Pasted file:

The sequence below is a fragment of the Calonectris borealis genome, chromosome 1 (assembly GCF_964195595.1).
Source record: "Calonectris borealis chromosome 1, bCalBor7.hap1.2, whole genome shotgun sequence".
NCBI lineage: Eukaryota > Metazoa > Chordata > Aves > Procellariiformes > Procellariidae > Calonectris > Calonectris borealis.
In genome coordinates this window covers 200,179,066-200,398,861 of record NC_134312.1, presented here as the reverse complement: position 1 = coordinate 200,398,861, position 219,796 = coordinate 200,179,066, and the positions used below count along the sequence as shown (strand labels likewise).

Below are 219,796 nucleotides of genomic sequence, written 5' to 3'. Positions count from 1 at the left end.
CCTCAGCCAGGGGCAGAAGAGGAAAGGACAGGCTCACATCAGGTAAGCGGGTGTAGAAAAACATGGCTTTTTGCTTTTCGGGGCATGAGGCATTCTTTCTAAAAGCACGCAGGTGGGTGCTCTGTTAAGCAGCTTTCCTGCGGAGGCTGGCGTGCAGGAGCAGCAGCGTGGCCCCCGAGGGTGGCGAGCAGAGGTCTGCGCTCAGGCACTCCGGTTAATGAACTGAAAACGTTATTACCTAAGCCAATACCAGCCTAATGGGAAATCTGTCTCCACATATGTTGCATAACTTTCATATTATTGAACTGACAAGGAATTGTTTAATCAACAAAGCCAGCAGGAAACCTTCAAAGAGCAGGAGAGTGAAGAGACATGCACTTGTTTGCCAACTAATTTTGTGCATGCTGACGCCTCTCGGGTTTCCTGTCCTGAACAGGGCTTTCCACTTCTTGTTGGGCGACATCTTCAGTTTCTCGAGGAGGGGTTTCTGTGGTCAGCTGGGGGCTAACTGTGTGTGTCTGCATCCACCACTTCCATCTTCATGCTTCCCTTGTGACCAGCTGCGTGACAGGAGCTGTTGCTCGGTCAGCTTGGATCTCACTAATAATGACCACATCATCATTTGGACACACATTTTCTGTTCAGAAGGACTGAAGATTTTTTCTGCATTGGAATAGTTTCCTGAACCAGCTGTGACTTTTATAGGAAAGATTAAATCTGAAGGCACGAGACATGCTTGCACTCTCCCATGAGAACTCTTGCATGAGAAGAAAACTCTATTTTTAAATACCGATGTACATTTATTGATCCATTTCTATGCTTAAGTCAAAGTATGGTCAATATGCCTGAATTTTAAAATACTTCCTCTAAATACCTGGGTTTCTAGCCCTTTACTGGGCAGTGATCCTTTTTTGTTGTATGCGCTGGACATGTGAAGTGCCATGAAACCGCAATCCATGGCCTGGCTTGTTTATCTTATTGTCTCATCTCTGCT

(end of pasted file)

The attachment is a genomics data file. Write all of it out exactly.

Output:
The sequence below is a fragment of the Calonectris borealis genome, chromosome 1 (assembly GCF_964195595.1).
Source record: "Calonectris borealis chromosome 1, bCalBor7.hap1.2, whole genome shotgun sequence".
NCBI lineage: Eukaryota > Metazoa > Chordata > Aves > Procellariiformes > Procellariidae > Calonectris > Calonectris borealis.
In genome coordinates this window covers 200,179,066-200,398,861 of record NC_134312.1, presented here as the reverse complement: position 1 = coordinate 200,398,861, position 219,796 = coordinate 200,179,066, and the positions used below count along the sequence as shown (strand labels likewise).

Below are 219,796 nucleotides of genomic sequence, written 5' to 3'. Positions count from 1 at the left end.
CCTCAGCCAGGGGCAGAAGAGGAAAGGACAGGCTCACATCAGGTAAGCGGGTGTAGAAAAACATGGCTTTTTGCTTTTCGGGGCATGAGGCATTCTTTCTAAAAGCACGCAGGTGGGTGCTCTGTTAAGCAGCTTTCCTGCGGAGGCTGGCGTGCAGGAGCAGCAGCGTGGCCCCCGAGGGTGGCGAGCAGAGGTCTGCGCTCAGGCACTCCGGTTAATGAACTGAAAACGTTATTACCTAAGCCAATACCAGCCTAATGGGAAATCTGTCTCCACATATGTTGCATAACTTTCATATTATTGAACTGACAAGGAATTGTTTAATCAACAAAGCCAGCAGGAAACCTTCAAAGAGCAGGAGAGTGAAGAGACATGCACTTGTTTGCCAACTAATTTTGTGCATGCTGACGCCTCTCGGGTTTCCTGTCCTGAACAGGGCTTTCCACTTCTTGTTGGGCGACATCTTCAGTTTCTCGAGGAGGGGTTTCTGTGGTCAGCTGGGGGCTAACTGTGTGTGTCTGCATCCACCACTTCCATCTTCATGCTTCCCTTGTGACCAGCTGCGTGACAGGAGCTGTTGCTCGGTCAGCTTGGATCTCACTAATAATGACCACATCATCATTTGGACACACATTTTCTGTTCAGAAGGACTGAAGATTTTTTCTGCATTGGAATAGTTTCCTGAACCAGCTGTGACTTTTATAGGAAAGATTAAATCTGAAGGCACGAGACATGCTTGCACTCTCCCATGAGAACTCTTGCATGAGAAGAAAACTCTATTTTTAAATACCGATGTACATTTATTGATCCATTTCTATGCTTAAGTCAAAGTATGGTCAATATGCCTGAATTTTAAAATACTTCCTCTAAATACCTGGGTTTCTAGCCCTTTACTGGGCAGTGATCCTTTTTTGTTGTATGCGCTGGACATGTGAAGTGCCATGAAACCGCAATCCATGGCCTGGCTTGTTTATCTTATTGTCTCATCTCTGCT